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Please use this identifier to cite or link to this item: https://dspace.lboro.ac.uk/2134/16078

Title: Estimation of time to point of closest approach for collision avoidance and separation systems
Authors: Dunthorne, James
Chen, Wen-Hua
Dunnett, Sarah J.
Issue Date: 2014
Publisher: © IEEE
Citation: DUNTHORNE, J., CHEN, W-H. and DUNNETT, S., 2014. Estimation of time to point of closest approach for collision avoidance and separation systems. IN: 2014 UKACC International Conference on Control, Loughborough, UK, 9-11 July 2014, pp. 646 - 651.
Abstract: This paper proposes a method for estimating the amount of time until the point of closest approach (TPCA) between two aircraft. A range of simple methods which use derivatives to estimate the time to collision are analysed. These methods are only accurate when the angle subtended between the direction of the relative velocity vector, and the bearing of the intruder aircraft is small. An extended method is developed which calculates the exact TPCA from relative distance and bearing measurements. Representative levels of Gaussian white noise are introduced to the core equation variables for both the derivative and extended methods. It is found that as we increase the value of θ, the extended method's accuracy increases beyond that of the derivative method. A fusion algorithm is developed to switch between methods and is shown to perform well for a range of conflicts. When the relative velocity between the two aircraft is small, the signal to noise ratio on the relative velocity variable reduces causing large errors to the TPCA estimation. It is therefore concluded that at a certain relative velocity threshold, Vk (dependant on sensor and filter performance) both the derivative and extended TPCA estimation methods would become undesirable as risk estimators. It is suggested that in these situations distance could be better to use since it can be measured directly.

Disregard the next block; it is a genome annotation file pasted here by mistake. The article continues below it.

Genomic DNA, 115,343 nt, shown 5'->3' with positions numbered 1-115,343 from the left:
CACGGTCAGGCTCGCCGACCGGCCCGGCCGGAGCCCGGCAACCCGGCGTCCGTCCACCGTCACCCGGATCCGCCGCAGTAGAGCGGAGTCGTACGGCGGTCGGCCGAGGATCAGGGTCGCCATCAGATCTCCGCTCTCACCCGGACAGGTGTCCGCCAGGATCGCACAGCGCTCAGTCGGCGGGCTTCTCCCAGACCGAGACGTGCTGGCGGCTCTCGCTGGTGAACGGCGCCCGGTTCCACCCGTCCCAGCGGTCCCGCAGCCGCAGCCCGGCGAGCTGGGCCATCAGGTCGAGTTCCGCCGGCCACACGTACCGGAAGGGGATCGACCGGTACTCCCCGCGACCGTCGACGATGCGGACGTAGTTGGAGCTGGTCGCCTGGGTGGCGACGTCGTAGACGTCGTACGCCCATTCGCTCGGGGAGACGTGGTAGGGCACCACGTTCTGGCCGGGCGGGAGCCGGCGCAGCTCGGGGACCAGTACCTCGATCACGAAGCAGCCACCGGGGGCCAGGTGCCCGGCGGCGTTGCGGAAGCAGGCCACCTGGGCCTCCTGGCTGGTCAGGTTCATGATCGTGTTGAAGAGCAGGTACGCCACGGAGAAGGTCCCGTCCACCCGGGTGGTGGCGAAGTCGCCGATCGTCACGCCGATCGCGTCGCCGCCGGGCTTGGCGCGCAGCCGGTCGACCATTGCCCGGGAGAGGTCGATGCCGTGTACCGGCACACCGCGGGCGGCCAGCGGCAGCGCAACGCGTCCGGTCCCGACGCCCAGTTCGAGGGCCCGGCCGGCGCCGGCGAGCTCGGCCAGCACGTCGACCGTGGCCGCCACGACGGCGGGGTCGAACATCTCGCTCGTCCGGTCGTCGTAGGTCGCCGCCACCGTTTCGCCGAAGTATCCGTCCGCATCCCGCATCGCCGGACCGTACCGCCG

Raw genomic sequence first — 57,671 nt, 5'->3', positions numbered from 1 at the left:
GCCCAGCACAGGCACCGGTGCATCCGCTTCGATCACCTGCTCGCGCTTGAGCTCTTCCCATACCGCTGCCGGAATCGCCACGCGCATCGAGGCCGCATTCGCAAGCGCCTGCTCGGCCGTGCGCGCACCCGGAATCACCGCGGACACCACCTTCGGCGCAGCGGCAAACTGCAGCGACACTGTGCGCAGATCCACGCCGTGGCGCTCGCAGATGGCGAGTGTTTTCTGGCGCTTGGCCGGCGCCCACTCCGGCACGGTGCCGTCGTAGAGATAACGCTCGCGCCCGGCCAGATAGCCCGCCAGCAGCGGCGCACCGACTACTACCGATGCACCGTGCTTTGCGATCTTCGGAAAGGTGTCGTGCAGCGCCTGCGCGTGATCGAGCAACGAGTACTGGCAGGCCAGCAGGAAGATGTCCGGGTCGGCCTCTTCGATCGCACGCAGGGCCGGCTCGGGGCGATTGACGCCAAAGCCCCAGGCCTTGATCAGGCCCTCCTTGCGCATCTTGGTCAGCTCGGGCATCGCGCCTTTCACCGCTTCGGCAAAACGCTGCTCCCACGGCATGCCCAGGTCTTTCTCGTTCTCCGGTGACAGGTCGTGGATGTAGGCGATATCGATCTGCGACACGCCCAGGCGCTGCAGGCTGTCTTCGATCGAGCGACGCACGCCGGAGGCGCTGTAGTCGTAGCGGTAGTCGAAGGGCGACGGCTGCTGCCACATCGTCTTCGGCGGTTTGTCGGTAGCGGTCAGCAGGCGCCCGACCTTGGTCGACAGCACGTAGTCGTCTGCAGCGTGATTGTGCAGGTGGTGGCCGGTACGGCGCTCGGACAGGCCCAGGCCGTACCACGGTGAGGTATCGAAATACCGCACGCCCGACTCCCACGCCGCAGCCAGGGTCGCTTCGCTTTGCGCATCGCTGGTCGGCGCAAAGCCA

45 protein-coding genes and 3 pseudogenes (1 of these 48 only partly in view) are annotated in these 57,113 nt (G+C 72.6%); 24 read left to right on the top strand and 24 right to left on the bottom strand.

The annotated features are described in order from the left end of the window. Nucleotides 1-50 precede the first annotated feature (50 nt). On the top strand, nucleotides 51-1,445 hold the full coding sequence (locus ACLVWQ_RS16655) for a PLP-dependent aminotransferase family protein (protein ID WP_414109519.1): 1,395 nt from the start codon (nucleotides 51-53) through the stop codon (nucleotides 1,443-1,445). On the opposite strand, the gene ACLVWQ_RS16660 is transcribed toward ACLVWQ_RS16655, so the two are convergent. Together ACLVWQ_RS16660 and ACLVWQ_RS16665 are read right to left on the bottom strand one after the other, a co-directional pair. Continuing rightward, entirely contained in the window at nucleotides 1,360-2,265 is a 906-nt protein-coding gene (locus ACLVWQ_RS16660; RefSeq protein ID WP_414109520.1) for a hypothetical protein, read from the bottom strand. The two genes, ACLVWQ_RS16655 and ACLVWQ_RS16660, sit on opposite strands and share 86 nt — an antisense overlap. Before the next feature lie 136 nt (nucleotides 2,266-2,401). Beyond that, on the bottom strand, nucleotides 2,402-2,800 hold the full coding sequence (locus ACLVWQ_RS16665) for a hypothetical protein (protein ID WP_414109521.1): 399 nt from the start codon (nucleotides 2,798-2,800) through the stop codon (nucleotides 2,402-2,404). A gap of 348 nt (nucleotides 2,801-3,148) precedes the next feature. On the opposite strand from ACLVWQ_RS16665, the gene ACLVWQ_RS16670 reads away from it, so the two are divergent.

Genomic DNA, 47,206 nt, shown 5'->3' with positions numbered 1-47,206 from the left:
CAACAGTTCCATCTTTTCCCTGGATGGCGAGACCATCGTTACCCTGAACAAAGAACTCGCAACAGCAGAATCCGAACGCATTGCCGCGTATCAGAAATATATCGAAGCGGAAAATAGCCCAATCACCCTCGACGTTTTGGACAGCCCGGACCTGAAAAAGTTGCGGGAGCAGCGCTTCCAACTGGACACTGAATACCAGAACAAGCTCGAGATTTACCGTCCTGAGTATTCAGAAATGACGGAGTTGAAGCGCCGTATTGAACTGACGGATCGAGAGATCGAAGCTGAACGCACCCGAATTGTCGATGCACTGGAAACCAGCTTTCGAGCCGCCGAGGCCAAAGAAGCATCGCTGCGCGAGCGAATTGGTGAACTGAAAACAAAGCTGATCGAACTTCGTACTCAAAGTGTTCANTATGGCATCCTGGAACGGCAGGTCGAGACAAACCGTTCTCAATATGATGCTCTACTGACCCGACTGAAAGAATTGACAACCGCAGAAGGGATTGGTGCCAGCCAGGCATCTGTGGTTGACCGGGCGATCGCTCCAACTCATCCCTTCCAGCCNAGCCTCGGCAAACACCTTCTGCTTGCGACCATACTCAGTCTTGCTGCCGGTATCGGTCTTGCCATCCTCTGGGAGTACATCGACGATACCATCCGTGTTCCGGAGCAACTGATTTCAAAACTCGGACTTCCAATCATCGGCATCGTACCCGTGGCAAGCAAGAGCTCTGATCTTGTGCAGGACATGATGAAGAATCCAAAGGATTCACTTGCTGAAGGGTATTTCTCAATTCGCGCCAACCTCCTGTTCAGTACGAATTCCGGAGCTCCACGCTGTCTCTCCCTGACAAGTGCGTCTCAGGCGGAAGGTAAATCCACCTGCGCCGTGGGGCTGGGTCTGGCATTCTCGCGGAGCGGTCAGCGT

Description: This is a conference paper [© 2014 IEEE]. Personal use of this material is permitted. Permission from IEEE must be obtained for all other uses, in any current or future media, including reprinting/republishing this material for advertising or promotional purposes, creating new collective works, for resale or redistribution to servers or lists, or reuse of any copyrighted component of this work in other works.
Version: Accepted for publication
DOI: 10.1109/CONTROL.2014.6915215
URI: https://dspace.lboro.ac.uk/2134/16078
Publisher Link: http://dx.doi.org/10.1109/CONTROL.2014.6915215
Appears in Collections:Conference Papers and Presentations (Aeronautical and Automotive Engineering)

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